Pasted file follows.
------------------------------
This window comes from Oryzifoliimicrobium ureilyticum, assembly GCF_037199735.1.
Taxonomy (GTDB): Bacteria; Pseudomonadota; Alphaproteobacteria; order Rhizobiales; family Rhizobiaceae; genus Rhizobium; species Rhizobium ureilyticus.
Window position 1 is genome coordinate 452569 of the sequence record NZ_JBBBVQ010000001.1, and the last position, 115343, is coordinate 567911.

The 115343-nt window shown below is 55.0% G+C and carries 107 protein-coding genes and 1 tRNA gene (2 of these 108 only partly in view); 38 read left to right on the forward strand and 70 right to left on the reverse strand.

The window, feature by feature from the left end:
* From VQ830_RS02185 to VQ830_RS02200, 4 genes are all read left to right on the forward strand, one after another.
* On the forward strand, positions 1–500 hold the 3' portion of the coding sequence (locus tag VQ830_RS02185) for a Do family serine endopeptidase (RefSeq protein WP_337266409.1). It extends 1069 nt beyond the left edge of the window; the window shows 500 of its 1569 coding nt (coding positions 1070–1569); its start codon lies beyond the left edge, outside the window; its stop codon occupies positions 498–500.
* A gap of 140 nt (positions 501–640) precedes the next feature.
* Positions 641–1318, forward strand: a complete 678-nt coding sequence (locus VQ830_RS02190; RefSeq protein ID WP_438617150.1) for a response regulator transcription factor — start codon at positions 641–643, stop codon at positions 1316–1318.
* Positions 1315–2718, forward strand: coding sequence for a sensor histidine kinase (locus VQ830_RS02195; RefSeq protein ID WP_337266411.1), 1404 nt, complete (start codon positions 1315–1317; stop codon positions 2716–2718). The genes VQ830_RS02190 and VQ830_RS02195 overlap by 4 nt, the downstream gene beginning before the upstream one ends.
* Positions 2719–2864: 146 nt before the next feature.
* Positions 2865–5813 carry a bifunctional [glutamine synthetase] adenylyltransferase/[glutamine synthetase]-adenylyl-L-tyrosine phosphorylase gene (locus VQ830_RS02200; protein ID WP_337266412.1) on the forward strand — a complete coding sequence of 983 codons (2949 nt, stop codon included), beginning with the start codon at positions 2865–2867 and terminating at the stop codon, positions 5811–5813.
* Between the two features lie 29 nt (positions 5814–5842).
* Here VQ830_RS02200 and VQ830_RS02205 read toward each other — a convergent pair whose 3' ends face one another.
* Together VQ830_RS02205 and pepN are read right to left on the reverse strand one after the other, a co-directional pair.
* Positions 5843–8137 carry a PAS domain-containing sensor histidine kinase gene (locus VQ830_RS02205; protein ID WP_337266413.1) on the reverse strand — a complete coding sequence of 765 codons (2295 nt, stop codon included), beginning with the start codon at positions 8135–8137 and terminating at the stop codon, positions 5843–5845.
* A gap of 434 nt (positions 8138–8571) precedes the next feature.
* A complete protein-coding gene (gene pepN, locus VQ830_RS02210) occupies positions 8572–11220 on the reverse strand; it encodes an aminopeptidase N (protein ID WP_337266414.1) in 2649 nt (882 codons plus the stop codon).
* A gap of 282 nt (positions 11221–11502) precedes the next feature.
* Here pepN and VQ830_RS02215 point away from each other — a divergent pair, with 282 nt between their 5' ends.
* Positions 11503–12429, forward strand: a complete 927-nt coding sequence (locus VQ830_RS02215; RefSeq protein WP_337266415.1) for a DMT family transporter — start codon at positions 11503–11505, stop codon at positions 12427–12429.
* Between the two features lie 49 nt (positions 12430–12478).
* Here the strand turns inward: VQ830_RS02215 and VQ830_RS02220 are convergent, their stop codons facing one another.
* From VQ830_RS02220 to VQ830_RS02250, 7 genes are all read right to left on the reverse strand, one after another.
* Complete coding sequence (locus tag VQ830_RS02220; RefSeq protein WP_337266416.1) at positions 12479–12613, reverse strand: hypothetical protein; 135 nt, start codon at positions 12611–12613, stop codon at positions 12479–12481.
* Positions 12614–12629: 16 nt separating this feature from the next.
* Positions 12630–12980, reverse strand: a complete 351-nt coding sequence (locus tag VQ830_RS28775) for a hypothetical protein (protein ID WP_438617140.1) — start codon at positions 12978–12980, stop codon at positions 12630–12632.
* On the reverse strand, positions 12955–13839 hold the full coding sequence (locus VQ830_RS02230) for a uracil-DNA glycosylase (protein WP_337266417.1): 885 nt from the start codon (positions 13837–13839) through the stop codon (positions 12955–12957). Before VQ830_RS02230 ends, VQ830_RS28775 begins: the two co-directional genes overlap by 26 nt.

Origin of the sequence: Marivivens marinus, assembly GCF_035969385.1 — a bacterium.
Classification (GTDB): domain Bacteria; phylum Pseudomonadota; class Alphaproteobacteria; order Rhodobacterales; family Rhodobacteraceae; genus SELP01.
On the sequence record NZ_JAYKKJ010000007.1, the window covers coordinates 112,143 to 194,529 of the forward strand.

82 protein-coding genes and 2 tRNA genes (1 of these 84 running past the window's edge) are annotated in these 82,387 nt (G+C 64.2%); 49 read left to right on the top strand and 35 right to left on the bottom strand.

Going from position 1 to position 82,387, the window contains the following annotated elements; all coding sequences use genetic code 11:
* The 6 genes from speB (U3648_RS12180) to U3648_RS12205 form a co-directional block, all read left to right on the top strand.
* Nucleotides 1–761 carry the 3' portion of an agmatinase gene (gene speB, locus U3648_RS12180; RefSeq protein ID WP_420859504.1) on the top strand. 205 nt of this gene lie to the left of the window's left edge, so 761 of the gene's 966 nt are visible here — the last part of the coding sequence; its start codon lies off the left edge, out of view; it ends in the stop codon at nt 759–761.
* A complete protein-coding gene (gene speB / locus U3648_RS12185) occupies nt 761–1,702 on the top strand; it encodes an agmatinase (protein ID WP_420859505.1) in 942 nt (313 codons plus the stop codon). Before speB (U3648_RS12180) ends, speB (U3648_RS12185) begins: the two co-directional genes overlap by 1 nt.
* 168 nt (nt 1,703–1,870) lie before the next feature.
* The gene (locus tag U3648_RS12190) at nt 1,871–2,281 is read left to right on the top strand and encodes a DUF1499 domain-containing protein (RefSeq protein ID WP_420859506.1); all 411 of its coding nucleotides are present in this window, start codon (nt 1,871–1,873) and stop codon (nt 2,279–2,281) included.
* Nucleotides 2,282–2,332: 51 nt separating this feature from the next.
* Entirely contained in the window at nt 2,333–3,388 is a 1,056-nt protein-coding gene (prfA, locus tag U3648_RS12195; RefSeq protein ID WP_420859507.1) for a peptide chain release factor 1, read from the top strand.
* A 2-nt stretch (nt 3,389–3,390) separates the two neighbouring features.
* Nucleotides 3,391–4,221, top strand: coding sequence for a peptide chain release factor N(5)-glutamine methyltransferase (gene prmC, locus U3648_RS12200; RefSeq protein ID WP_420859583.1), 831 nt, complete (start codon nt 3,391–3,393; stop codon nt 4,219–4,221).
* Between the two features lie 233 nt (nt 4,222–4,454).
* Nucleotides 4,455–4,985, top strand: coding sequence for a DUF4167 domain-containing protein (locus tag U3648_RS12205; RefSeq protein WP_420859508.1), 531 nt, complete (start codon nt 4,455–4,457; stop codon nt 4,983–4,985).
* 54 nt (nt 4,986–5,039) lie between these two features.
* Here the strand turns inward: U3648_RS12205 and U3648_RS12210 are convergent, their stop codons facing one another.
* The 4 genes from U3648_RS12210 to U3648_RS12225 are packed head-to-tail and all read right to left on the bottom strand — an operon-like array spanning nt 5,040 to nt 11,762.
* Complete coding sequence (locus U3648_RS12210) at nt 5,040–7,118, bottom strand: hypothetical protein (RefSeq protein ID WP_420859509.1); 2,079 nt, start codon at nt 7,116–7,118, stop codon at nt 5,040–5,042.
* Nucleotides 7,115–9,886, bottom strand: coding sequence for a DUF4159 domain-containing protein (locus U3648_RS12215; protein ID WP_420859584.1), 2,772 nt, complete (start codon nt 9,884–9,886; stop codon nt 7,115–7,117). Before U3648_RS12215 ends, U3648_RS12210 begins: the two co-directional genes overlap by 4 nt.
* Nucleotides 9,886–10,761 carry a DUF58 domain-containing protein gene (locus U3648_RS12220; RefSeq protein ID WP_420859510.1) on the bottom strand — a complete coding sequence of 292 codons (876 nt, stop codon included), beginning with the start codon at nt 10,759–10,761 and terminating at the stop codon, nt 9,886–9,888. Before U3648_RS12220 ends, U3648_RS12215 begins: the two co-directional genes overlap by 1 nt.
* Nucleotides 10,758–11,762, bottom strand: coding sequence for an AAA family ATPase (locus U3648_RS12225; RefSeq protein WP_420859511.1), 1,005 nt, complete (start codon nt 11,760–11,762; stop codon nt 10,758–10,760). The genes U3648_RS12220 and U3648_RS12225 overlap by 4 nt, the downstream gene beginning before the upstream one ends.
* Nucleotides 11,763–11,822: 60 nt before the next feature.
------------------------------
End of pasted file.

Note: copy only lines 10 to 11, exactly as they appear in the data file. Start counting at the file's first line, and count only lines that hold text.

* Positions 1315–2718, forward strand: coding sequence for a sensor histidine kinase (locus VQ830_RS02195; RefSeq protein ID WP_337266411.1), 1404 nt, complete (start codon positions 1315–1317; stop codon positions 2716–2718). The genes VQ830_RS02190 and VQ830_RS02195 overlap by 4 nt, the downstream gene beginning before the upstream one ends.
* Positions 2719–2864: 146 nt before the next feature.